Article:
My Favorite Cheeses I Tasted While at Culture | culture: the word on cheese
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My Favorite Cheeses I Tasted While at Culture

Sadly, my time as web editorial intern at culture has come to an end. I’ve enjoyed every moment and mouthful of cheese. I take away with me a heightened knowledge and appreciation of cheese, and now I can walk up to any cheese counter with confidence. For my last blog, I’d like to share some my favorite cheeses (and one butter!) I tasted while interning at culture.

Moses Sleeper by Cellars at Jasper Hill

I love Brie, and this cheese from Vermont’s Cellars at Jasper Hill is one of the best domestic bries around. It smells grassy and earthy, but tastes of rich cream and butter. After tasting it, I took a chunk home and baked it with honey and walnuts for a decadent salad!

Tarentaise by Spring Brook Farm

The culture staff’s love for Tarentaise is no secret. Check out the new fall issue of the magazine featuring Tarentaise as the centerfold…or the summer isue before that featuring not just one, but TWO Tarentaises on the cheese plate. It was one of the first cheeses I tried at culture and remains a favorite. Perfectly nutty and buttery, it immediately reminded me of Comté. I could eat Tarentaise in bucketfuls.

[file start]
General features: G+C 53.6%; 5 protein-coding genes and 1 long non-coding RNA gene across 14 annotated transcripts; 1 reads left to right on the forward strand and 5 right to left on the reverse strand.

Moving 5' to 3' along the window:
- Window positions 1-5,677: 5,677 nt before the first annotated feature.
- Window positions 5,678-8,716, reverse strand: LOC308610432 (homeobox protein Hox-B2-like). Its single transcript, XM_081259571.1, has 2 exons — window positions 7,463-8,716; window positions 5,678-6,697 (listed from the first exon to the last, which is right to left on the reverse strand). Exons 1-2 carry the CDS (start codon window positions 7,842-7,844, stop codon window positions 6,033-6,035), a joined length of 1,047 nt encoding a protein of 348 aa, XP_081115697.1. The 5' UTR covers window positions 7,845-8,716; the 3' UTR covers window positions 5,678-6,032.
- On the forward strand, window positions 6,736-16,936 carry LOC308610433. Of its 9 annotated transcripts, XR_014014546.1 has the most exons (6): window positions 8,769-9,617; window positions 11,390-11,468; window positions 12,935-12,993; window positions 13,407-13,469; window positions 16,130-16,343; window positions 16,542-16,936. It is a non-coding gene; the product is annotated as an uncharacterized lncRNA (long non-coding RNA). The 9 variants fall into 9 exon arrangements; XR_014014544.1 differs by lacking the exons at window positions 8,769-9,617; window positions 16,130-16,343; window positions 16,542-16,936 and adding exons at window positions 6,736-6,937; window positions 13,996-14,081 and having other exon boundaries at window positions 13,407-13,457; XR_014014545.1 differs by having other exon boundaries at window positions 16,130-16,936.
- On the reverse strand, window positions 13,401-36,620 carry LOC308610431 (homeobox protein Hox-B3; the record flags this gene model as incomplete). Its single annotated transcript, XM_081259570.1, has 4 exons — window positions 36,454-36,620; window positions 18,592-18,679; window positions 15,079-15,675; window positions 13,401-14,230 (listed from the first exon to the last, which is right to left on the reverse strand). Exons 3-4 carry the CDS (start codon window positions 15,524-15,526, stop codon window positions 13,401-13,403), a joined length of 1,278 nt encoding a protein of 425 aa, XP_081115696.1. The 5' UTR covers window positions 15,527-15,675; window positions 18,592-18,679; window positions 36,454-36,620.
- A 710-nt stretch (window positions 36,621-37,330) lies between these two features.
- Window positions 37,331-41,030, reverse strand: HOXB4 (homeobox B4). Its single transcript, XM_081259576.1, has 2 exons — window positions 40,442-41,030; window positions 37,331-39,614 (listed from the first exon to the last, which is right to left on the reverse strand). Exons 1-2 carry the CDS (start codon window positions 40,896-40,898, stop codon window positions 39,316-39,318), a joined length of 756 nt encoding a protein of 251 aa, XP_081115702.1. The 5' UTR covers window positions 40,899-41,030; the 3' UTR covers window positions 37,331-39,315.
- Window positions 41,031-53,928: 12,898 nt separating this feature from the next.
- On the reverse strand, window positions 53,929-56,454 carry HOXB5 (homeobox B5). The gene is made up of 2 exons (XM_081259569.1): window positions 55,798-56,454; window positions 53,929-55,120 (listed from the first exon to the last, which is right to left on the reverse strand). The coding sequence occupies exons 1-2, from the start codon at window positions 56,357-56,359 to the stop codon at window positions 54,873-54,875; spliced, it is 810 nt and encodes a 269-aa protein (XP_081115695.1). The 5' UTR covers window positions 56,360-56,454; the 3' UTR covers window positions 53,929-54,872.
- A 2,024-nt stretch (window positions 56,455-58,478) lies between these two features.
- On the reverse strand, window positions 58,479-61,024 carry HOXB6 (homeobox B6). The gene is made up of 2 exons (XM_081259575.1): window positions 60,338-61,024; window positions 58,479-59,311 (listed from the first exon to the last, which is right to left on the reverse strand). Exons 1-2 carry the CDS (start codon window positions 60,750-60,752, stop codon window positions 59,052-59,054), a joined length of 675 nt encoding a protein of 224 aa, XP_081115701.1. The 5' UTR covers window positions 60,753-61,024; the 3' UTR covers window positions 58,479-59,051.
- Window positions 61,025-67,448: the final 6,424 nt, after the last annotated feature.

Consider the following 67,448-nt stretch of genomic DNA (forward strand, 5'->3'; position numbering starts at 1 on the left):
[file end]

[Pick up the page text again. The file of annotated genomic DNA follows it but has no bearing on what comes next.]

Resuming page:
Cultured Butter blended with Sea Salt & Maple by Vermont Butter and Cheese

Okay, perk of the job: I got to taste this amazing butter before it was on the market! Sweet and salty, this high-fat butter would be heavenly slathered on a warm biscuit. As a testament to its goodness, it won a first place award at this years’ ACS competition.

Sandy Creek by Goat Lady Dairy

Sandy Creek is not only one of the prettiest cheeses, but incredibly addictive. A petite bloomy rind cheese, it’s goaty but mild, with a thin ring of ash running through the center. As it sits out, it gets softer and gooier. It was so popular that the whole office couldn’t stop eating it.

Dirt Lover by Green Dirt Farm

While ‘Dirt Lover’ might not sound too appetizing, this is a cheese worth fawning over. Like Sandy Creek, it’s a small bloomy rind cheese, but made with sheep’s milk cheese instead of goat’s. Underneath the rind is a thin coating of vegetable ash, which gives this mild and silky cheese a welcome texture.

Briana Seftel

A native Californian, Briana Seftel is an all-around food enthusiast, whose most favorite thing to do is travel and eat. She attends Boston University, studying journalism and French.

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